News / Africa

Rights Group, Experts Urge Careful Response to Nigeria Violence

Nigerian police patrol as people attend prayers marking the muslim festival of Eid al-Adha in the capital Abuja, November 6, 2011.
Nigerian police patrol as people attend prayers marking the muslim festival of Eid al-Adha in the capital Abuja, November 6, 2011.

Human rights advocates and Nigeria experts are calling for a careful security response to recent violence in Nigeria's north by Islamist extremists.  They warn a botched reaction could lead to even more violence.  

Human Rights Watch is urging Nigerian authorities to act swiftly to bring to justice those responsible for what it calls the "terrible crimes" that killed at least 100 people in the northern state of Yobe November 4.

Boko Haram

The perpetrators have been identified as a group of Islamist extremists dubbed by Nigerian authorities and the media as Boko Haram - which in Hausa roughly means "Western education is a sin."

The extremists say they want strict imposition of Sharia, or Islamic law, in northern areas.  They say they will continue their violent campaign until Nigerian security forces stop persecuting their members and vulnerable civilians.

Human Rights Watch

In a statement issued this week, Human Rights Watch says Boko Haram is linked to attacks which have killed more than 425 people this year - including police officers, soldiers, community leaders, politicians, Islamic clerics, Christian pastors and church members.

But the New York-based group is also warning against abuses by Nigerian police and the military. Several hundred people were killed in a crackdown on the insurgents in 2009.  Human Rights Watch says that since then, it has documented abuses that include extrajudicial executions.

William Minter, who has been closely following the developments as editor of the Africa Focus online bulletin, says Nigerian security forces must understand their conduct can also be a part of the problem.

Police abuse

"If you kill a number of people or arrest a number of people but at the same time further alienate the population so that you increase the number of recruits, you are only leading to escalation and ignoring the real structural roots of why such discontent emerges," Minter said.

Nigeria has taken legal action in response to specific cases of abuse.  Earlier this year, five police officers were criminally charged in the 2009 deaths of Boko Haram leader Mohammed Yusuf and some of his followers.

But experts say the government needs to do more to address the issues of poverty and corruption that led to the rise of the extremists and local support for them.  John Campbell, who has been researching and writing about Nigeria for the Council on Foreign Relations, says there is a lot of anger.  

"What you have got is an extremely bloody - what shall we call it insurrection - that reflects the impoverishment of northern Nigeria," he said. "Also I think it's increased alienation from a government in Abuja which it does not think is particularly responsive to it."

Riots erupted in parts of northern Nigeria after this April's presidential election won by Goodluck Jonathan, who comes from the oil-rich south.  Nigeria's southern areas have also had years of violent militancy from groups saying oil riches have been unfairly distributed.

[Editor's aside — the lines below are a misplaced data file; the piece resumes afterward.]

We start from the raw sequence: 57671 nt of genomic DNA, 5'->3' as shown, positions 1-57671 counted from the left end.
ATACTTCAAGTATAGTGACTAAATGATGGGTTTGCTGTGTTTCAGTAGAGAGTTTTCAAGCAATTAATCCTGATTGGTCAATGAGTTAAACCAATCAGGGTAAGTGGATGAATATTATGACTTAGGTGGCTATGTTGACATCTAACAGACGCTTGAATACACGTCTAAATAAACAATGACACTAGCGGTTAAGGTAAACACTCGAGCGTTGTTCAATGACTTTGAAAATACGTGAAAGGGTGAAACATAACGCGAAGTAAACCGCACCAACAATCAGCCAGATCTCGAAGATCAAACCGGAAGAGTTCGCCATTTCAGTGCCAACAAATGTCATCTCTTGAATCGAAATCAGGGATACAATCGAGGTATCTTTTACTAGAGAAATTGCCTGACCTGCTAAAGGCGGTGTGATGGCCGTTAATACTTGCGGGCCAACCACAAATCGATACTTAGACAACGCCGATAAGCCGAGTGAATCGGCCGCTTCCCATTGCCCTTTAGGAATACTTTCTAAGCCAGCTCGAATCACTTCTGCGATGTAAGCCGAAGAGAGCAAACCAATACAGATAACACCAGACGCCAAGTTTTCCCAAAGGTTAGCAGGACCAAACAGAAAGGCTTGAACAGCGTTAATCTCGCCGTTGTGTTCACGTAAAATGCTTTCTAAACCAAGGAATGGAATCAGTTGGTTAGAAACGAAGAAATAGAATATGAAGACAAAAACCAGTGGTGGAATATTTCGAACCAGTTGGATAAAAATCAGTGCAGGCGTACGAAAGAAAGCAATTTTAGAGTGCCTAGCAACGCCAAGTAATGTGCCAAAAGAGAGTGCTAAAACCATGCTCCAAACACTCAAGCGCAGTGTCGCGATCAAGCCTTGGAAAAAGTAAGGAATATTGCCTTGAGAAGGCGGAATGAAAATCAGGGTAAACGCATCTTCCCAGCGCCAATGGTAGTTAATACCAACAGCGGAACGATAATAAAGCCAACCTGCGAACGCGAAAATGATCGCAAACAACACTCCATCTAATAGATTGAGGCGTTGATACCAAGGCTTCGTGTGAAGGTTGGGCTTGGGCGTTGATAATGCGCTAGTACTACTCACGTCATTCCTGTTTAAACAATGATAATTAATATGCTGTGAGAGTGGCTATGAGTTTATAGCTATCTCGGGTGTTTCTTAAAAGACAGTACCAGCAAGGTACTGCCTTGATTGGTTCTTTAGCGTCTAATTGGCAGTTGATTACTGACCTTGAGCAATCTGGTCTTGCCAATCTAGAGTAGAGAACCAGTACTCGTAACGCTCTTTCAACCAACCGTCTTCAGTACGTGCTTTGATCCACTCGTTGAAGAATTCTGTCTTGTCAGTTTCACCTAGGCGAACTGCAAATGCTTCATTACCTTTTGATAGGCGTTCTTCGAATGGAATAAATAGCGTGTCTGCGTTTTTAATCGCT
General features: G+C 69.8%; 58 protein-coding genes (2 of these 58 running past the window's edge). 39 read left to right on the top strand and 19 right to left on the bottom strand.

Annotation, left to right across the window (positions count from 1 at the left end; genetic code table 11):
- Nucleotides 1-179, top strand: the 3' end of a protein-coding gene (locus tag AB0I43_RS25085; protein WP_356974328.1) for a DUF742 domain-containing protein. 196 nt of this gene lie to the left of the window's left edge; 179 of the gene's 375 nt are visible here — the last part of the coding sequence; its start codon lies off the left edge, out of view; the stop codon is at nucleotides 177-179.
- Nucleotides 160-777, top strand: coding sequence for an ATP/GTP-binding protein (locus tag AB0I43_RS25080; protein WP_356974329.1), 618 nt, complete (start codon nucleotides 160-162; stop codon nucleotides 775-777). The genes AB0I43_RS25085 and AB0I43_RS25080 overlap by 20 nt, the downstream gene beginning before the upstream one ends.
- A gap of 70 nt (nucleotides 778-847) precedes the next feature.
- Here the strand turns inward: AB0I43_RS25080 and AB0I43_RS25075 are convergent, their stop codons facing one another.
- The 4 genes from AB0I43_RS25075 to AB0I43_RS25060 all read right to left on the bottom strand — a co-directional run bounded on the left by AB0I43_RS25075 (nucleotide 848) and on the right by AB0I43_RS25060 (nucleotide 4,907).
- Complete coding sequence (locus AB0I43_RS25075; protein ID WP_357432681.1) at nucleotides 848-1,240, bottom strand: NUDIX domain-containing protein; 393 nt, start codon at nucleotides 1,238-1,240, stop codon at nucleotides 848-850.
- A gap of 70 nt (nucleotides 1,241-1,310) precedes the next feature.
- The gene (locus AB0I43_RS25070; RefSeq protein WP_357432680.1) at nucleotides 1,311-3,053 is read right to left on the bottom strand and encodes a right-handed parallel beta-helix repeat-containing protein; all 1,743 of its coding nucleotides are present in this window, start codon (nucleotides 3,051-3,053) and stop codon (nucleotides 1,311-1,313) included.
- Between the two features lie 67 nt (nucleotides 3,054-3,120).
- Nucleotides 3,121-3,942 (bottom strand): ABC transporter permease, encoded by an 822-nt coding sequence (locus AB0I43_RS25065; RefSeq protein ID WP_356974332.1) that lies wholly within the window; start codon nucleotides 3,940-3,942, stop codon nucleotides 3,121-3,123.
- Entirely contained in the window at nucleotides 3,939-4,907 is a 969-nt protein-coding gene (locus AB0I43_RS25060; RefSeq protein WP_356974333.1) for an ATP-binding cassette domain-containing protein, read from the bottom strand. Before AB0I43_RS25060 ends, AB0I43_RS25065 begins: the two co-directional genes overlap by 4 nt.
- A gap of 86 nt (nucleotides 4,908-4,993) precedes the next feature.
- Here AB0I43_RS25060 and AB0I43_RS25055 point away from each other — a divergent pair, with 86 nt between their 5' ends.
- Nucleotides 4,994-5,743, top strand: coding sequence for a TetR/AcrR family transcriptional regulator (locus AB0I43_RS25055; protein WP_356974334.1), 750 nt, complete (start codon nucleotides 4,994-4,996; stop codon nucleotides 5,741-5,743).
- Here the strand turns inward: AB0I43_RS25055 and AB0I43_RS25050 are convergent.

North needs rebuilding

Paul Lubeck, a political sociologist from the University of California, Santa Cruz, and expert in northern Nigerian Islamic groups, says what northern Nigeria needs is to rebuild its industrial base, which existed until the mid-1980s, and start growing more rice.

"All of this requires a strategy for northern economic recovery that would benefit Nigeria and one that would offer youth hope.  Because if the spiral continues to go downward, there will be continuous, festering insurrections, stimulated by interventions by security forces that only make things worse," said Lubeck.

Lubeck and Campbell both see a role for the United States - which has expressed concern that northern Nigeria could start resembling parts of al-Shabab-dominated Somalia.  Both stress U.S. diplomacy and training could help the Jonathan administration deal with problems that a military response alone cannot solve.

You May Like

Beloved Lion Killing Sparks Virtual, Real Life Outrage

Twitter, as usual, was epicenter for anger directed at Palmer, with some questioning his manhood, calling for him to be released into the wild More

Video Booming London Property Market a Haven for Dirty Money

Billions of dollars from proceeds of crime, especially from Russia, being laundered through London property market, according to anti-corruption activists More

Video Scouts' Decision on Gays Meets Acceptance in Founder's Hometown

One former Scout leader thinks organization will move past political, social debate, get back to its primary focus of turning boys into good citizens More

This forum has been closed.
Comments
     
There are no comments in this forum. Be first and add one

Featured Videos

Your JavaScript is turned off or you have an old version of Adobe's Flash Player. Get the latest Flash player.
Booming London Property a ‘Haven for Dirty Money’i
X
July 29, 2015 9:34 PM
Billions of dollars of so-called ‘dirty money’ from the proceeds of crime - especially from Russia - are being laundered through the London property market, according to anti-corruption activists. As Henry Ridgwell reports from the British capital, the government has pledged to crack down on the practice.
Video

Video Booming London Property a ‘Haven for Dirty Money’

Billions of dollars of so-called ‘dirty money’ from the proceeds of crime - especially from Russia - are being laundered through the London property market, according to anti-corruption activists. As Henry Ridgwell reports from the British capital, the government has pledged to crack down on the practice.
Video